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Anthropometric survey target group: 0-59 months vs. 6-59 months and implications

This question was posted the Assessment and Surveillance forum area and has 3 replies.

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Miriam Chang

Normal user

3 May 2016, 19:22

Greetings EN-NET,
When I learned to do anthro surveys years ago, I was taught to sample children 6-59 months old. The rationale includes this group being most vulnerable to nutrition deficits, whereas infants less than 6 months should still be breastfed exclusively and are "protected".
Increasingly I am seeing anthropometric survey reports that are based on sampling 0-59 month olds, including DHS reports and other surveys by UNICEF done in emergency settings. I would really appreciate guidance on:
1) What are the implications on the results and interpretation of the results, when sampling from the 0-59 month age group?
2) Can we compare survey results based on 6-59month olds with DHS/MICS data drawn from 0-59month old sample?
3) we are trying to develop survey guidelines for survey teams in multiple countries and want to have uniformity. We may or may not have functional electronic scales for all countries. Should we sample from 0-59 months? Or stay with 6-59 month olds?

One resource I read from UNHCR also says "The systematic inclusion of infants aged 0-5 months in anthropometric survey is not currently recommended by UNHCR for the following main reasons: (1) The accurate weight measurement of infants 0-5 months requires an infant scale with a higher precision (+/-10g) than those most commonly used on the field (+/- 100g); (2) If a meaningful, precise estimate of infant malnutrition is needed for programmatic purposes, sample size requirements can be difficult to meet; (3) Interpretation of malnutrition results among children aged 6-59 months and 0-59 months are often wrongly used interchangeably and compared; and (4) Reporting malnutrition results among children aged 6-59 months is currently the norm in refugee settings and emergencies. However, in certain circumstances, where there may be particular concerns over the nutritional status of infants 0 – 5 months old, these infants may also be included in the anthropometric assessment if proper scales are used, specialised training is provided for measuring infants’ length (e.g. a cloth needs to be used below the knees of infants during length measurement) and sample size requirements are met. "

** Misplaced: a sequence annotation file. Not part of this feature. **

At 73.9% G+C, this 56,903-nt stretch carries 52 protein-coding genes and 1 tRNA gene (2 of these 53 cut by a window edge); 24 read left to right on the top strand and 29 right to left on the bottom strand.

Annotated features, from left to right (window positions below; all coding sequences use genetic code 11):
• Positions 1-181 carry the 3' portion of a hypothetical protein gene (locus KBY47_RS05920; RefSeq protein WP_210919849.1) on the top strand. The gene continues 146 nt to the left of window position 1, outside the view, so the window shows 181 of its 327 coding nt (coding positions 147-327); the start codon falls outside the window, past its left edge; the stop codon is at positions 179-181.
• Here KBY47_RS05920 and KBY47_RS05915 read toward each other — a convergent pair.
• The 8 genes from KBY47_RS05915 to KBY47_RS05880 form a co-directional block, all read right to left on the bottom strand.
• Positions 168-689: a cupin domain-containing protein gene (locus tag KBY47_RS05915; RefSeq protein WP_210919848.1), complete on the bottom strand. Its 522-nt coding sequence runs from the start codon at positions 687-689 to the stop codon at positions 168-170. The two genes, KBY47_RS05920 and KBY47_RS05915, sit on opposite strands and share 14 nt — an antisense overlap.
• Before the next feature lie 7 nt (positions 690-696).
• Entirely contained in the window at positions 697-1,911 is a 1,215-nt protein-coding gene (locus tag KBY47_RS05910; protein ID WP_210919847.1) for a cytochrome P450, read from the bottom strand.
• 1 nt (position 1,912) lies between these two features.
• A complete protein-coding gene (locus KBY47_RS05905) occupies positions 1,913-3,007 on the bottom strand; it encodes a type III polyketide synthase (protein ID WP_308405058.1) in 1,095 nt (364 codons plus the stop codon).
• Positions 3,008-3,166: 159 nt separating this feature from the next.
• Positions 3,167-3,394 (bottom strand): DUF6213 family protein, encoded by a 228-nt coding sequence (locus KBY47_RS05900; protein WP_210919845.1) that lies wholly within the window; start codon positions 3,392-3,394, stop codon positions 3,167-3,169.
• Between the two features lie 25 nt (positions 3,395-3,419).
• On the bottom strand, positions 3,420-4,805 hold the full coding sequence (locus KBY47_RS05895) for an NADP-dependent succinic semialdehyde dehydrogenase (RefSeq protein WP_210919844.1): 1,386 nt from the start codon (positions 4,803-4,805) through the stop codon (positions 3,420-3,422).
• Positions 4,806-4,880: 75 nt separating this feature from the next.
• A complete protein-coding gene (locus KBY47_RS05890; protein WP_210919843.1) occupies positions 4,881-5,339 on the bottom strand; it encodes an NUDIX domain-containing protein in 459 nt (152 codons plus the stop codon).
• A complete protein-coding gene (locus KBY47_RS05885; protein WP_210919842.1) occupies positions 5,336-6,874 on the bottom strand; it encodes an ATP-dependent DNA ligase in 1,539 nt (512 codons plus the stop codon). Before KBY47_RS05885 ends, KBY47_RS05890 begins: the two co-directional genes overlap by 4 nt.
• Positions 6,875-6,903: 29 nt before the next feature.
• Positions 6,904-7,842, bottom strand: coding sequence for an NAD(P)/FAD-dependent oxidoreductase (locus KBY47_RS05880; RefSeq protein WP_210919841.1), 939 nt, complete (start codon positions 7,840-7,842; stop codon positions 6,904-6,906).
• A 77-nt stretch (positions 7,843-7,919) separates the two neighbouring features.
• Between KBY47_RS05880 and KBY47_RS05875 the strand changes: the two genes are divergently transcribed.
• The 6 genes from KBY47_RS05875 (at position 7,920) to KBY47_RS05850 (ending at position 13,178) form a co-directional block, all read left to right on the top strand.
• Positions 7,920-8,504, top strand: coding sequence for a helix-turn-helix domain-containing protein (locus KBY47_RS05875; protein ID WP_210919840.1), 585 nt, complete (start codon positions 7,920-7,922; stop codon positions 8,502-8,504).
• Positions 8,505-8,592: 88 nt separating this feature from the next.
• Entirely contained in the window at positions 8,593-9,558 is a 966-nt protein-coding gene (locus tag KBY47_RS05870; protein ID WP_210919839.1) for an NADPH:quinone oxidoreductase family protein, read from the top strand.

Please kindly help me make sense of this dilemma.
Many thanks!

Blessing Mureverwi


Normal user

3 May 2016, 21:23

Dear Miriam